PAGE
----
# Mathematics for Economists

- Credits: 6
- Ending: Examination
- Range: 2P + 2C
- Semester: winter
- Year: 1
- Faculty of International Relations

## Teachers

## Included in study programs

**Teaching results**

Knowledge: basic knowledge of linear algebra (vectors, matrices, systems of linear equations) and basic knowledge of differential and integral calculus.

Skills: be able to solve basic problems of linear algebra, solve basic problems of differential and integral calculus with the use of appropriate open-source software systems, apply this issue in economic analysis.

Competences: independently acquire new knowledge and actively expand their mathematical knowledge, awareness of the need to use quantitative (mathematical) methods in economic applications.

**Indicative content**

Introduction to the linear algebra. Matrices. Systems of linear equations.

Function of one variable. Functions of economic analysis. Limit and continuity of function. Asymptotes. Differential calculus of functions of the one variable. Marginal values. Elasticity of function. Graphing functions by characteristic points. Local extremes of functions and their economic applications.

Function of several variables. Differential calculus of functions of several variables. Functions of economic analysis. Homogeneous function. Partial derivatives. Economic applications of partial derivatives - marginal values, total differential and partial elasticity. Local and bound extremes and their economic applications.

Integral calculus - indefinite and definite integral and its applications

**Support literature**

1.MECKES, E. S. - MECKES, M. W. Linear Algebra. Cambridge University Press, 2018.

2.ALESKEROV, F.- ERSEL, H. - PIONTKOVSKI, D. Linear Algebra for Economists. Berlin: Springer, 2011.

3.ROSS, K. A. Elementary Analysis. The Theory of Calculus. Second Edition. New York: Springer, 2013

4.SWIFT, L. - PIFF, S. Quantitative Methods for Business, Management and Finance. Fourth Edition. New York: Palgrave Macmillan, 2014.

**Syllabus**

1. Linear algebra. Arithmetic vectors (linear combination, dependence and independence). Economic interpretation of vector algebra. Matrix (transposed, unit, upper (lower) triangular, stepped, reduced stepped). Matrix operations (sum, difference, multiplication). Equivalent row adjustments to the matrix. 2. Matrix rank (equivalent adjustments). Matrix determinant. Inverse matrix (equivalent adjustments). Matrix equations. Economic interpretation of matrix algebra. 3. System of linear equations. Frobeni's theorem. Gaussian elimination method (homogeneous and inhomogeneous system). Use of software in solving problems from linear algebra. 4. Definition of a function of one real variable. (graphs of elementary functions, functional rule transformations, inverse function, domains), function of total cost (revenue, profit) and average costs (revenue, profit). Demand function. 5. Definition of function limits. Limit of a function in one's own and in one's own point. Unilateral limits. Continuity of function. Asymptotes of a function graph. 6. Differential ratio and derivation of a function of one real variable. Derivatives of elementary functions. Derivation of sum, difference, product, proportion and derivation of a compound function. Higher order derivatives. L'Hospital's rule. 7. Economic interpretation of derivation and differential. Marginal quantity, elasticity and economic interpretation. 8. Monotonicity of the function. Local extremes of function. Optimization tasks: Maximizing profit and minimizing average cost. 9. Convexity and concavity of a function. Inflection point. The concept of a function of two or more variables. Economic analysis functions (function of total cost, revenue, profit, demand function). Homogeneous function and economic interpretation (production function). 10. Partial derivatives. Higher partial derivatives. Marginal quantity, total differential and economic interpretation. 11. Partial elasticity of demand and economic interpretation. Definition of local extreme. Necessary and sufficient condition for the existence of a local extreme. Economic applications. 12. Bound extremes and economic applications. 13. Introduction to integral calculus.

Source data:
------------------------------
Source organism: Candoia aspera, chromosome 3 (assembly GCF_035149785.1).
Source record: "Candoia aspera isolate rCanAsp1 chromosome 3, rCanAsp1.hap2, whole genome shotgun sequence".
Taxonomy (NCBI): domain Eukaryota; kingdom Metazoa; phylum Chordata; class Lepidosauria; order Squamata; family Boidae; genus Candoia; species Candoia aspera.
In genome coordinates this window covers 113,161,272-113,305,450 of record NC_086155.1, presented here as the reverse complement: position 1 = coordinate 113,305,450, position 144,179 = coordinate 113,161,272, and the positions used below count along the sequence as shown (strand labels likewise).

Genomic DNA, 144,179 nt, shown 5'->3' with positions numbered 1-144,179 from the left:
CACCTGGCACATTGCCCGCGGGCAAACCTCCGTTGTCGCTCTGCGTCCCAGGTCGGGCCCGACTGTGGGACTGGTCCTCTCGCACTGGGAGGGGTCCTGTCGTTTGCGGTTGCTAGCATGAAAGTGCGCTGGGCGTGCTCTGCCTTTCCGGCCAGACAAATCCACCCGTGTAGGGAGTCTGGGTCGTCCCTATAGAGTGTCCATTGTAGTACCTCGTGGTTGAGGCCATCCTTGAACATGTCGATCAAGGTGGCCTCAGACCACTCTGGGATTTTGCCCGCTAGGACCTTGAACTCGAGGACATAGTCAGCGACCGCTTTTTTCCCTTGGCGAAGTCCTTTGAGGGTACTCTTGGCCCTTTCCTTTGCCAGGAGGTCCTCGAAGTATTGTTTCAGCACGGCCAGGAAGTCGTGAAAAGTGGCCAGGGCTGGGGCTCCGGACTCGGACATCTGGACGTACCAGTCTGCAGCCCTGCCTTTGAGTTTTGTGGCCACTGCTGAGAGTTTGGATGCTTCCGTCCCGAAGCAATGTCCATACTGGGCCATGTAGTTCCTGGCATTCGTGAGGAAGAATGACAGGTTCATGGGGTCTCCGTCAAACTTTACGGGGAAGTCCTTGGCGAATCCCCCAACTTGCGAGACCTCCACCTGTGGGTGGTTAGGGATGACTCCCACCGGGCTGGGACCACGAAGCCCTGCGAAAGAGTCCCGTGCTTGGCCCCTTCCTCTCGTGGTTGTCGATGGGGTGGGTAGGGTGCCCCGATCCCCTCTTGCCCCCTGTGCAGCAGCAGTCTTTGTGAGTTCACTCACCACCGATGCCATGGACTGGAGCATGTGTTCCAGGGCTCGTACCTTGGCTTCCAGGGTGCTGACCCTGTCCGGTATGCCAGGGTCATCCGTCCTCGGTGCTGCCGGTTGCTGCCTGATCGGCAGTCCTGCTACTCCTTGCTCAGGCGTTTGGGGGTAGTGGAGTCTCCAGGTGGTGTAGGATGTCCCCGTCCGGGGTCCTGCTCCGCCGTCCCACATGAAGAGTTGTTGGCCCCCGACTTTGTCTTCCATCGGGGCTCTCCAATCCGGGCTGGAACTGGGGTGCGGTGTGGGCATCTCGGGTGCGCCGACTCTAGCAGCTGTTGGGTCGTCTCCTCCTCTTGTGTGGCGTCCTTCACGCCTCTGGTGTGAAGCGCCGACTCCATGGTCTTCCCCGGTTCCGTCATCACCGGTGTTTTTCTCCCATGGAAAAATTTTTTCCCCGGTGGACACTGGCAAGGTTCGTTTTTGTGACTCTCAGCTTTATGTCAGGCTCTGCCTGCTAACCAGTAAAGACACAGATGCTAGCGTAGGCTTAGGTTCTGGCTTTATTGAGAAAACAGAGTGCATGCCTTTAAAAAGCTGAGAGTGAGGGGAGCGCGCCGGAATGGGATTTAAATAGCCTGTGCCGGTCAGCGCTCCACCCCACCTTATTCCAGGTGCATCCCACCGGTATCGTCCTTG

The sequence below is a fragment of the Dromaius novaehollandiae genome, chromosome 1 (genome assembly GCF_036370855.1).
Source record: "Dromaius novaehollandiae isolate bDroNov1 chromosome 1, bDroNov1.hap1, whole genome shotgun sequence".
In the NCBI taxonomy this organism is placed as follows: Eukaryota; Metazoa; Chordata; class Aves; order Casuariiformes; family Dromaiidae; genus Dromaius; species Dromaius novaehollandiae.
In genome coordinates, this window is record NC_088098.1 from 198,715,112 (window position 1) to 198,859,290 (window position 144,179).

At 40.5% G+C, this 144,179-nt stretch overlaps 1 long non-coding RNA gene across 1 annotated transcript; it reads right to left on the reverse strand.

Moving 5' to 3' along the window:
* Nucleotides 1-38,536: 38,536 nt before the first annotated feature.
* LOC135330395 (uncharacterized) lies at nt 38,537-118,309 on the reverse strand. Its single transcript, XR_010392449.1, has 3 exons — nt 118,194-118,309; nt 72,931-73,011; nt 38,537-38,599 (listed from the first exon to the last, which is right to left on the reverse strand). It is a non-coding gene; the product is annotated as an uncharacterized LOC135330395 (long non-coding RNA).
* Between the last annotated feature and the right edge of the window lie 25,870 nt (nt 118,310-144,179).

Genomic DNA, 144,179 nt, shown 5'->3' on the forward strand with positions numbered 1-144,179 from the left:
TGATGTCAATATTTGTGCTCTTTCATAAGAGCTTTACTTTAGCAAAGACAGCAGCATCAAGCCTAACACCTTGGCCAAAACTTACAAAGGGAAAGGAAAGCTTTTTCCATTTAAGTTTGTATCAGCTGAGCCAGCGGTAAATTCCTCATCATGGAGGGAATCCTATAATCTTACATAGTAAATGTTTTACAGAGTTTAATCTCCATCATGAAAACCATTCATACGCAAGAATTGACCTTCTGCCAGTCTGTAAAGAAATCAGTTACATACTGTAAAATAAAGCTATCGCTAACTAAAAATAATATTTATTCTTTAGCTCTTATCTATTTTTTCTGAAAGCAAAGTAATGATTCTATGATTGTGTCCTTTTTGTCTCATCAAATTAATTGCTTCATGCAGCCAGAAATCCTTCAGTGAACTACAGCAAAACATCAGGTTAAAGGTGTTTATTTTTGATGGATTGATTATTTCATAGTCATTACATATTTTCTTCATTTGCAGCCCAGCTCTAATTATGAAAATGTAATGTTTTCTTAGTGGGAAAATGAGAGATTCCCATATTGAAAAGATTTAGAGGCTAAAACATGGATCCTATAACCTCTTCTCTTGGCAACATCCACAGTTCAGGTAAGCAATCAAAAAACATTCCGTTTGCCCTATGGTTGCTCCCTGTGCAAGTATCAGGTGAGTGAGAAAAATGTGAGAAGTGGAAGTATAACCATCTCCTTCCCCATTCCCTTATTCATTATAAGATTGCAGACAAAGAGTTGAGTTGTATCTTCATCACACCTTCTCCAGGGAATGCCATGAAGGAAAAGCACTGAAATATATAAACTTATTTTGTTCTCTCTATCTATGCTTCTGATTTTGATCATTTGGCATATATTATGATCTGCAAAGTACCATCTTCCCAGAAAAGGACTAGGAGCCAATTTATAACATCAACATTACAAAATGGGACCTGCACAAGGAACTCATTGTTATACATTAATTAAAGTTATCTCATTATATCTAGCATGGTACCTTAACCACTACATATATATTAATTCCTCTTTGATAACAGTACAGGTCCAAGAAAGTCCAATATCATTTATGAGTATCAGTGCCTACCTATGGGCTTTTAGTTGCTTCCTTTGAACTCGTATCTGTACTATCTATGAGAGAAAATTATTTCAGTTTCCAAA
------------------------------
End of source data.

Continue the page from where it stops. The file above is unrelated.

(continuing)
**Requirements to complete the course**

The semester work - the written test - 30%,

The final written test (theory and examples) - 70%

**Student workload**

Participation in lectures - 26

Participation in exercises - 26

Preparing for exercise - 26

Preparation for written test - 26

Exam Preparation (theory) - 26

Exam Preparation (examples) - 26

Total load – 156

**Language whose command is required to complete the course**

english

Date of approval: 17.01.2022

Date of the latest change: 15.05.2022